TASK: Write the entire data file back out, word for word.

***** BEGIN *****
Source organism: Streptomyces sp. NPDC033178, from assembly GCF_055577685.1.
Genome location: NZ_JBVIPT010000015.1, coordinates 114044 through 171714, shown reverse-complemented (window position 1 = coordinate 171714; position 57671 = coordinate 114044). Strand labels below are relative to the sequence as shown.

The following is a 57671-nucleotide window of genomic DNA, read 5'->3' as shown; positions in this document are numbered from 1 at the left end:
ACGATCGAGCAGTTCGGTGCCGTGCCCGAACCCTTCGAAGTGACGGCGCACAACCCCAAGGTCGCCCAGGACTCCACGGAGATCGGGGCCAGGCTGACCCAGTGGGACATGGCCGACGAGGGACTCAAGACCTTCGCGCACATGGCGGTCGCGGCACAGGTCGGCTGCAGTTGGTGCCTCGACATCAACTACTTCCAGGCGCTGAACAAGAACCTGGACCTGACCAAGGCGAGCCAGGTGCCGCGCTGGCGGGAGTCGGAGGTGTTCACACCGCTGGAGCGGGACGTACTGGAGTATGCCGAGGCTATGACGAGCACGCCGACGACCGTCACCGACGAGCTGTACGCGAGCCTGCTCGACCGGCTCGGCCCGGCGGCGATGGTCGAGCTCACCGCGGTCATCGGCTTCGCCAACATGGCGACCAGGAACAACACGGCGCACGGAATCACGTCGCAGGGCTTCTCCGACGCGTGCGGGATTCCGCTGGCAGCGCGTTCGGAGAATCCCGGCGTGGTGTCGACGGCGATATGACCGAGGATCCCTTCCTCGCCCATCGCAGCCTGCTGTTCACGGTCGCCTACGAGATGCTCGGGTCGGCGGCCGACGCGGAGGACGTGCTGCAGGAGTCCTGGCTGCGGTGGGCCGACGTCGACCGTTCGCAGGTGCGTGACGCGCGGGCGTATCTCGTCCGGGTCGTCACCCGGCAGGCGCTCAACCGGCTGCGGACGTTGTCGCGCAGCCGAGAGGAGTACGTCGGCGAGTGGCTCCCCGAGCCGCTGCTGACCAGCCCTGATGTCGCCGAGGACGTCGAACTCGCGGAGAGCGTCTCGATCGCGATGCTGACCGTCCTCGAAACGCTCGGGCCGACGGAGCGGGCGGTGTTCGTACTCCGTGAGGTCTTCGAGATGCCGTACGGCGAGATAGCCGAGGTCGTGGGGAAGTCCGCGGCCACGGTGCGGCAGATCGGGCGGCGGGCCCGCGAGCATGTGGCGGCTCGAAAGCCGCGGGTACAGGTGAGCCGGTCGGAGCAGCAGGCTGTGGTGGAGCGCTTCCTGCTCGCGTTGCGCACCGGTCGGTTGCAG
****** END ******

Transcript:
Source organism: Streptomyces sp. NPDC033178, from assembly GCF_055577685.1.
Genome location: NZ_JBVIPT010000015.1, coordinates 114044 through 171714, shown reverse-complemented (window position 1 = coordinate 171714; position 57671 = coordinate 114044). Strand labels below are relative to the sequence as shown.

The following is a 57671-nucleotide window of genomic DNA, read 5'->3' as shown; positions in this document are numbered from 1 at the left end:
ACGATCGAGCAGTTCGGTGCCGTGCCCGAACCCTTCGAAGTGACGGCGCACAACCCCAAGGTCGCCCAGGACTCCACGGAGATCGGGGCCAGGCTGACCCAGTGGGACATGGCCGACGAGGGACTCAAGACCTTCGCGCACATGGCGGTCGCGGCACAGGTCGGCTGCAGTTGGTGCCTCGACATCAACTACTTCCAGGCGCTGAACAAGAACCTGGACCTGACCAAGGCGAGCCAGGTGCCGCGCTGGCGGGAGTCGGAGGTGTTCACACCGCTGGAGCGGGACGTACTGGAGTATGCCGAGGCTATGACGAGCACGCCGACGACCGTCACCGACGAGCTGTACGCGAGCCTGCTCGACCGGCTCGGCCCGGCGGCGATGGTCGAGCTCACCGCGGTCATCGGCTTCGCCAACATGGCGACCAGGAACAACACGGCGCACGGAATCACGTCGCAGGGCTTCTCCGACGCGTGCGGGATTCCGCTGGCAGCGCGTTCGGAGAATCCCGGCGTGGTGTCGACGGCGATATGACCGAGGATCCCTTCCTCGCCCATCGCAGCCTGCTGTTCACGGTCGCCTACGAGATGCTCGGGTCGGCGGCCGACGCGGAGGACGTGCTGCAGGAGTCCTGGCTGCGGTGGGCCGACGTCGACCGTTCGCAGGTGCGTGACGCGCGGGCGTATCTCGTCCGGGTCGTCACCCGGCAGGCGCTCAACCGGCTGCGGACGTTGTCGCGCAGCCGAGAGGAGTACGTCGGCGAGTGGCTCCCCGAGCCGCTGCTGACCAGCCCTGATGTCGCCGAGGACGTCGAACTCGCGGAGAGCGTCTCGATCGCGATGCTGACCGTCCTCGAAACGCTCGGGCCGACGGAGCGGGCGGTGTTCGTACTCCGTGAGGTCTTCGAGATGCCGTACGGCGAGATAGCCGAGGTCGTGGGGAAGTCCGCGGCCACGGTGCGGCAGATCGGGCGGCGGGCCCGCGAGCATGTGGCGGCTCGAAAGCCGCGGGTACAGGTGAGCCGGTCGGAGCAGCAGGCTGTGGTGGAGCGCTTCCTGCTCGCGTTGCGCACCGGTCGGTTGCAG